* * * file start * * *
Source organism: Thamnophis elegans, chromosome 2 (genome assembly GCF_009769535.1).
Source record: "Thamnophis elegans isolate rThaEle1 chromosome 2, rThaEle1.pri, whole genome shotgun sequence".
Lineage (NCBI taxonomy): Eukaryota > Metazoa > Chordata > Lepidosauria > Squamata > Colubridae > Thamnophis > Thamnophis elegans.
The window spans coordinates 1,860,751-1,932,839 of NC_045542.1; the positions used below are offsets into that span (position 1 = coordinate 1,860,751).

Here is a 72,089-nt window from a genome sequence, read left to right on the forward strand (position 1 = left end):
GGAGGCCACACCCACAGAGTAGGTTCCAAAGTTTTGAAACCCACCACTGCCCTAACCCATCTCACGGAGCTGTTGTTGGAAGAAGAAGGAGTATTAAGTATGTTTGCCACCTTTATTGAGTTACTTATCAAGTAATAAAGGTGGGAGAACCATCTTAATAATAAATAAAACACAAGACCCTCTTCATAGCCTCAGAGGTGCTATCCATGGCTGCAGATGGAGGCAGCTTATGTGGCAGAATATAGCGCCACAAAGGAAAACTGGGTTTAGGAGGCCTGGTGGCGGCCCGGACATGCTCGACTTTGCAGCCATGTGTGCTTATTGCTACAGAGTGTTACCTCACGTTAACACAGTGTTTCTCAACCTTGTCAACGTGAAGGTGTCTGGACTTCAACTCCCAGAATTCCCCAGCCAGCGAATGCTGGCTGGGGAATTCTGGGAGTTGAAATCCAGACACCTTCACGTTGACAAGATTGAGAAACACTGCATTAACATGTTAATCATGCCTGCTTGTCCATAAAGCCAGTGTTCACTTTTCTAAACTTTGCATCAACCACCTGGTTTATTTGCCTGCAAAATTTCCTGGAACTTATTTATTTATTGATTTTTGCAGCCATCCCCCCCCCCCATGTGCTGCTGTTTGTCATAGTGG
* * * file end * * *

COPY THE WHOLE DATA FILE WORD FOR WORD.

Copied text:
Source organism: Thamnophis elegans, chromosome 2 (genome assembly GCF_009769535.1).
Source record: "Thamnophis elegans isolate rThaEle1 chromosome 2, rThaEle1.pri, whole genome shotgun sequence".
Lineage (NCBI taxonomy): Eukaryota > Metazoa > Chordata > Lepidosauria > Squamata > Colubridae > Thamnophis > Thamnophis elegans.
The window spans coordinates 1,860,751-1,932,839 of NC_045542.1; the positions used below are offsets into that span (position 1 = coordinate 1,860,751).

Here is a 72,089-nt window from a genome sequence, read left to right on the forward strand (position 1 = left end):
GGAGGCCACACCCACAGAGTAGGTTCCAAAGTTTTGAAACCCACCACTGCCCTAACCCATCTCACGGAGCTGTTGTTGGAAGAAGAAGGAGTATTAAGTATGTTTGCCACCTTTATTGAGTTACTTATCAAGTAATAAAGGTGGGAGAACCATCTTAATAATAAATAAAACACAAGACCCTCTTCATAGCCTCAGAGGTGCTATCCATGGCTGCAGATGGAGGCAGCTTATGTGGCAGAATATAGCGCCACAAAGGAAAACTGGGTTTAGGAGGCCTGGTGGCGGCCCGGACATGCTCGACTTTGCAGCCATGTGTGCTTATTGCTACAGAGTGTTACCTCACGTTAACACAGTGTTTCTCAACCTTGTCAACGTGAAGGTGTCTGGACTTCAACTCCCAGAATTCCCCAGCCAGCGAATGCTGGCTGGGGAATTCTGGGAGTTGAAATCCAGACACCTTCACGTTGACAAGATTGAGAAACACTGCATTAACATGTTAATCATGCCTGCTTGTCCATAAAGCCAGTGTTCACTTTTCTAAACTTTGCATCAACCACCTGGTTTATTTGCCTGCAAAATTTCCTGGAACTTATTTATTTATTGATTTTTGCAGCCATCCCCCCCCCCCATGTGCTGCTGTTTGTCATAGTGG